This post is in the form of a personal letter, of which I’ve been writing quite a few lately. The form I’ve been using is of Appreciation + Question. The form is to firstly ground in my positive intention and sincere appreciation of the efforts made, contributions given, conditions enabled by the other party, and secondly to pose a shared question oriented in a shared direction.**
The letter below, was intended initially for a wider audience, but in the end just to our Board. Our Chairperson and Community Lead subsequently wrote a better communication on behalf of Pollinators to our members to communicate changes. This meant this letter and the invitation moved from something explicit to all, instead held as my intention and open question embodied in interactions. And now, on this blog, for whoever wants to read it!
Note: The photo, above, was the the a breakfast with some Board members after composing this letter. It was at SaltDish cafe, appropriate as that’s where the first Pollinators conversations and ‘Friday Fika’ breakfast meetings started, back in 2010.
This is a brief personal letter to say thankyou, as I make a transition.
For the last 6 years I’ve had the incredible fortune to connect, collaborate and create with many of you. In doing so I’ve grown, learned, and benefitted immeasurably. My own experience has been coherent, aligned with the win-win-win-win ethos – aligning the benefits and ‘blooming’ of individuals, organisations, partners and communities.
The intention from 2010 was to enable Pollinators to exist as a truly sustainable network, entity and part of a local ecosystem and community: that it’s contribution and benefits would continue long-term, and be independent of funding, economic cycles and reliance on particular individuals. This long-term view has guided many decisions about our investment in governance, projects, systems, people, intellectual property, infrastructure and relationships. This same long-term view and maturing is what makes it easy to step out of from my role as a “Lead” within the organisation.
Instead of a formal leadership role, I’ll be like many of our members who are also coworkers, collaborators, contractors, all giving at least as much as they get, leaving the community, entity and shared spaces better for them having been there, and enjoying being part of the learning. What I’ll actually be working on is sharing the learning across the State and nation – working with more than a dozen similar networks and organisations. While this shift has been happening for years, and I wrote about it 18 months ago, it can take a long time for the conditions to enable the transition of individuals and organisations.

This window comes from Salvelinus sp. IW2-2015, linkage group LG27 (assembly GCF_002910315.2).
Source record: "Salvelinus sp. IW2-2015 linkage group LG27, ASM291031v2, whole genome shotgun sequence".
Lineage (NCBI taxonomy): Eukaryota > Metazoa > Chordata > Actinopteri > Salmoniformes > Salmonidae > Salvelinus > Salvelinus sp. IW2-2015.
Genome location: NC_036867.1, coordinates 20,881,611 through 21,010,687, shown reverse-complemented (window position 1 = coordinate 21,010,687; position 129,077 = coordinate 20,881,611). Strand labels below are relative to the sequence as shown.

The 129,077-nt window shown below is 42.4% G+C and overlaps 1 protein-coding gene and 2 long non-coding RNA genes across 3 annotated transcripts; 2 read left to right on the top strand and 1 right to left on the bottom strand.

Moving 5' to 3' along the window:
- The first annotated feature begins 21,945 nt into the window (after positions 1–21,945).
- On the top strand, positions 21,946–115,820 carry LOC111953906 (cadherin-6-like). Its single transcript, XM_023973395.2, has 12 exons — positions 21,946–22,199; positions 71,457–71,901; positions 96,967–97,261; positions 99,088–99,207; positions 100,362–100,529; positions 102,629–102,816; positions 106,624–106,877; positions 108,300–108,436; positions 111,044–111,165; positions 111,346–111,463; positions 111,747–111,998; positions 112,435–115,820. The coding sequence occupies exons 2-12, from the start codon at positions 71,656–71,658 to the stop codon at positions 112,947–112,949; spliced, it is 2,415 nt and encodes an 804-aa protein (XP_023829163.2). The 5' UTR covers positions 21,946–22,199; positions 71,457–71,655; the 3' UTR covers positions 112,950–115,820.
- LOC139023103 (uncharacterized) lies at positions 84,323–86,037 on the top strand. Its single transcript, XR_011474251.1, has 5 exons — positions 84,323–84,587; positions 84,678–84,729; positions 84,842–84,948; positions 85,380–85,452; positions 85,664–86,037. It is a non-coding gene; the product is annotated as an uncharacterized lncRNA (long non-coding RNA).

As I change focus and have the last moments of your attention, I’d like to as one last question.
“What are the conditions enabling of sustainable human communities?”
And, ask of your response before sharing it
“Would I do it?”.
That question – implicating oneself in the implementation of an idea – refers to an ethos that has become increasingly evident as the distinguishing characteristic of the entrepreneurs and innovators I’ve worked with that have been most effective and worth investing in. By taking that question seriously, they avoid making glib suggestions or advocating for wise choices or actions others should do. Instead, they consider seriously the question, their learning, and only advocate for it when it’s something they themselves intend to embody, enable and enact.
If you have reflections on that aspiration to sustainability, or on what are / will do to enable its realisation, I’d love to hear about it. And, I’m sure others would to. Your insights may inform the future directions for Pollinators, Geraldton, all of us who care about the future or regional (and more widely, any) communities.
Thankyou, for the past, present and future benefits of your being and contribution.
I’m looking forward to staying in touch wherever we may meet: as a member, collaborator, on social media, on the streets and out in nature.
** I took up this “Appreciation + Question” practise as an antonym and antidote to the regularly-felt-but-rarely-directly-communicated (instead held in mind, written in journals) emotions generated through interactions with others in personal or professional life. Sometimes I did express those feelings, and almost every time it was poor timing or inappropriate: either too-late, received as surprising expressions of care and appreciation a month after the instance that generated it, or cynical and pointed questions that undermined good relationships and future potential at exactly the moment we were on the brink of shared victory. So far, the positive impact of these letters has been incredible, positive, and more effective than I could have ever anticipated.